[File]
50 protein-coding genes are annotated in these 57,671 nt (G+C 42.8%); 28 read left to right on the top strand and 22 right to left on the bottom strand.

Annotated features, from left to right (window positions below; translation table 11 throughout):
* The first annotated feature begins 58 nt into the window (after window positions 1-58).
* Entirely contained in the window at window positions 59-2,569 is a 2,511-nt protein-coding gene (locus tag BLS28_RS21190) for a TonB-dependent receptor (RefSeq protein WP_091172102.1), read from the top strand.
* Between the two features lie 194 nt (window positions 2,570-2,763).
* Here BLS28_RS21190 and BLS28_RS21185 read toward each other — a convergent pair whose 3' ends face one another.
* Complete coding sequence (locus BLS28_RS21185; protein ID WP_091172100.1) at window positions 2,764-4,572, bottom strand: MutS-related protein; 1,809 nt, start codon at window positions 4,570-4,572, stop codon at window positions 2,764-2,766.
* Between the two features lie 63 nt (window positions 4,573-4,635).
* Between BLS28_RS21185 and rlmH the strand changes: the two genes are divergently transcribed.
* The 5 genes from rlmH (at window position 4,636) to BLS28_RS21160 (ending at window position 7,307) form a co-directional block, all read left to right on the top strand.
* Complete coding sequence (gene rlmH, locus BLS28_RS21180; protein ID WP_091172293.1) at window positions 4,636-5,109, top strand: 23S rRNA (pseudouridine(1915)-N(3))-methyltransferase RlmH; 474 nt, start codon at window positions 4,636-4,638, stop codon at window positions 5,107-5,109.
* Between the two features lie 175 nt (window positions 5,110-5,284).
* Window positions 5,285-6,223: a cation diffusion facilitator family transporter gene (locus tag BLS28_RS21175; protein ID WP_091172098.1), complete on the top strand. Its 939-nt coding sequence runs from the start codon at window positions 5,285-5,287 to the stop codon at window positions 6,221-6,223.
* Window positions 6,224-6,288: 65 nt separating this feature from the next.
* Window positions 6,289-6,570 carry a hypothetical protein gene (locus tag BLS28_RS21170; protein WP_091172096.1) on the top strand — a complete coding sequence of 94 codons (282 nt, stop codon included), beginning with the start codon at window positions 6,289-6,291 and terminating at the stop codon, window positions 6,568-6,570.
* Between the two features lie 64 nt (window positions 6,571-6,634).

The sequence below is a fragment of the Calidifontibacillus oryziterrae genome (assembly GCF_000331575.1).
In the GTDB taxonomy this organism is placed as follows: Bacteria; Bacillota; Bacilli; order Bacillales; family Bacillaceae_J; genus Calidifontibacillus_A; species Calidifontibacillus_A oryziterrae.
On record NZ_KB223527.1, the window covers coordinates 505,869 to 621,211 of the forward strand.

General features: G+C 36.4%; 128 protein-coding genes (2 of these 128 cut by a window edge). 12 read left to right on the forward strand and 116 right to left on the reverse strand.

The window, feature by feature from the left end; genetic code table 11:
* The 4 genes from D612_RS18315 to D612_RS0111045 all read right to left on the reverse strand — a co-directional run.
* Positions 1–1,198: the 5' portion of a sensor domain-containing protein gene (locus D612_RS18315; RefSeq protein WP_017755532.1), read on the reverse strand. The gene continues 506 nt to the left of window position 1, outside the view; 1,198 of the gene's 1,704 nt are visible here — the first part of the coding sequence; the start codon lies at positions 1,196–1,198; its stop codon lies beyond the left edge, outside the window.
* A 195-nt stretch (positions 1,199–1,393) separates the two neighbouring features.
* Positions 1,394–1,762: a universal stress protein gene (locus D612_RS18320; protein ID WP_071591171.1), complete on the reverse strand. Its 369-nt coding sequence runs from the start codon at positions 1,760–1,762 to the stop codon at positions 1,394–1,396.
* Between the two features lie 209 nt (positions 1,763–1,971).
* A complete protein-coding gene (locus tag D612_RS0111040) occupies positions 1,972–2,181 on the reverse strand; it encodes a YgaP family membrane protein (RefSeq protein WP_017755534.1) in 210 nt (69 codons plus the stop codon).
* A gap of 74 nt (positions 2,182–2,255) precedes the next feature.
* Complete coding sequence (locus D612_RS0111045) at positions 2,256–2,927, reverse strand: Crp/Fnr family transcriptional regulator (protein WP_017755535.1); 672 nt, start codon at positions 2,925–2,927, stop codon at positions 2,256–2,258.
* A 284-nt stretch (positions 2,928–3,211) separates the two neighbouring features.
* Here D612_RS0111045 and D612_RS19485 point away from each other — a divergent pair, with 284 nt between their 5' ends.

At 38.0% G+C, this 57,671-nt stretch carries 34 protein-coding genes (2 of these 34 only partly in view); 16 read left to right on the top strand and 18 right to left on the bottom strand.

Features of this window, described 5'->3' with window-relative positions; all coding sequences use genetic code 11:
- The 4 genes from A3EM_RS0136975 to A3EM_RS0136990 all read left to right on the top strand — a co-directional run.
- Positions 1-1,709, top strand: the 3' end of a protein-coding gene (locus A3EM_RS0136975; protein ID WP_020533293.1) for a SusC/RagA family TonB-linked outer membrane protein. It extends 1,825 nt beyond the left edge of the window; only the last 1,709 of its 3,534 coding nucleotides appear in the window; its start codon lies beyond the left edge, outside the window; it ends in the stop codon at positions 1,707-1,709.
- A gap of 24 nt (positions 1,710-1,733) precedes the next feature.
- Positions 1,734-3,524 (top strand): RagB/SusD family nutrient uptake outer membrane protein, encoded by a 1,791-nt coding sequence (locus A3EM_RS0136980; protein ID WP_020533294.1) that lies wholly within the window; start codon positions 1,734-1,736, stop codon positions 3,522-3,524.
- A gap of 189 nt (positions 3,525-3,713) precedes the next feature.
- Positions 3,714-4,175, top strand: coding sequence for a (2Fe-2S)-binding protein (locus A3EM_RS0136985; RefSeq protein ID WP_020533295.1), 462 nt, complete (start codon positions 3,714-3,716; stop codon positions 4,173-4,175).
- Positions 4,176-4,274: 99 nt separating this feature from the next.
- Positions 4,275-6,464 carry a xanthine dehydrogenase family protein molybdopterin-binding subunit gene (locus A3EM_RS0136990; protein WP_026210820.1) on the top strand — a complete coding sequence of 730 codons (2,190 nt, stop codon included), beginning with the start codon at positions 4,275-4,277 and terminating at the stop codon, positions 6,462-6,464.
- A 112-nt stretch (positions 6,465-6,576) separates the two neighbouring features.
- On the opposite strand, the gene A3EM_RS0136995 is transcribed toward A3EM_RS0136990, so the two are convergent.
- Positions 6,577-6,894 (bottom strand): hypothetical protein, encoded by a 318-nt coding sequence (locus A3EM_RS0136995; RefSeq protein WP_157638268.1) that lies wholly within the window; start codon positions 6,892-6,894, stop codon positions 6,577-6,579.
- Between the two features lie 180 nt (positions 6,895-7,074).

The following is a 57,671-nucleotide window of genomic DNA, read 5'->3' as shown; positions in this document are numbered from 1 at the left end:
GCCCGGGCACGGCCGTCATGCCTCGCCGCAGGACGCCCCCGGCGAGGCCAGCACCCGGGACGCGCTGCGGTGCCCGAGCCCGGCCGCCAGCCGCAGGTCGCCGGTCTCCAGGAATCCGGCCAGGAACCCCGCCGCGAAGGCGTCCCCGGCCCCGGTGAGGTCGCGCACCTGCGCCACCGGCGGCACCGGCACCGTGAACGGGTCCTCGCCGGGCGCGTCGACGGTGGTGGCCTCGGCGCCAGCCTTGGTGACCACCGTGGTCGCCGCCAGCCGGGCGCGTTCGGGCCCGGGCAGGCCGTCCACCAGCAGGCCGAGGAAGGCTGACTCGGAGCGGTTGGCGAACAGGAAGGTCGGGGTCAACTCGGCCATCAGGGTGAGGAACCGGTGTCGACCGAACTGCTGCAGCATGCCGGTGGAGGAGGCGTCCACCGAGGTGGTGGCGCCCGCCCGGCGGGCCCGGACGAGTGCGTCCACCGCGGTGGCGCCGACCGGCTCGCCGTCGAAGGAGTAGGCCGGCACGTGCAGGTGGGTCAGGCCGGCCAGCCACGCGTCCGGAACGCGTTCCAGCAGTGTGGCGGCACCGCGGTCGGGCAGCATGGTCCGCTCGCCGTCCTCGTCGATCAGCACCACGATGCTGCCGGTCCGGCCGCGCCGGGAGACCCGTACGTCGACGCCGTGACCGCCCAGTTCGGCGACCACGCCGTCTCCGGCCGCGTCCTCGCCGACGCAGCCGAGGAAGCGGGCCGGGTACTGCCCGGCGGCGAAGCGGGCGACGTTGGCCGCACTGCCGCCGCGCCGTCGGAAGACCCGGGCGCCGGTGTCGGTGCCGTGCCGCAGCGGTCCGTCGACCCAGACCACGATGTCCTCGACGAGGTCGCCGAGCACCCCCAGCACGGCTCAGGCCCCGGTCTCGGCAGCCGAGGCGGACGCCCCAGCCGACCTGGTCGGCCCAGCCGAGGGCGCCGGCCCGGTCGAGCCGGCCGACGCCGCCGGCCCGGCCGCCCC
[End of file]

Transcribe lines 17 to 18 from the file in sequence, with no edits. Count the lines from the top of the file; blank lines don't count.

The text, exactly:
The sequence below is a fragment of the Calidifontibacillus oryziterrae genome (assembly GCF_000331575.1).
In the GTDB taxonomy this organism is placed as follows: Bacteria; Bacillota; Bacilli; order Bacillales; family Bacillaceae_J; genus Calidifontibacillus_A; species Calidifontibacillus_A oryziterrae.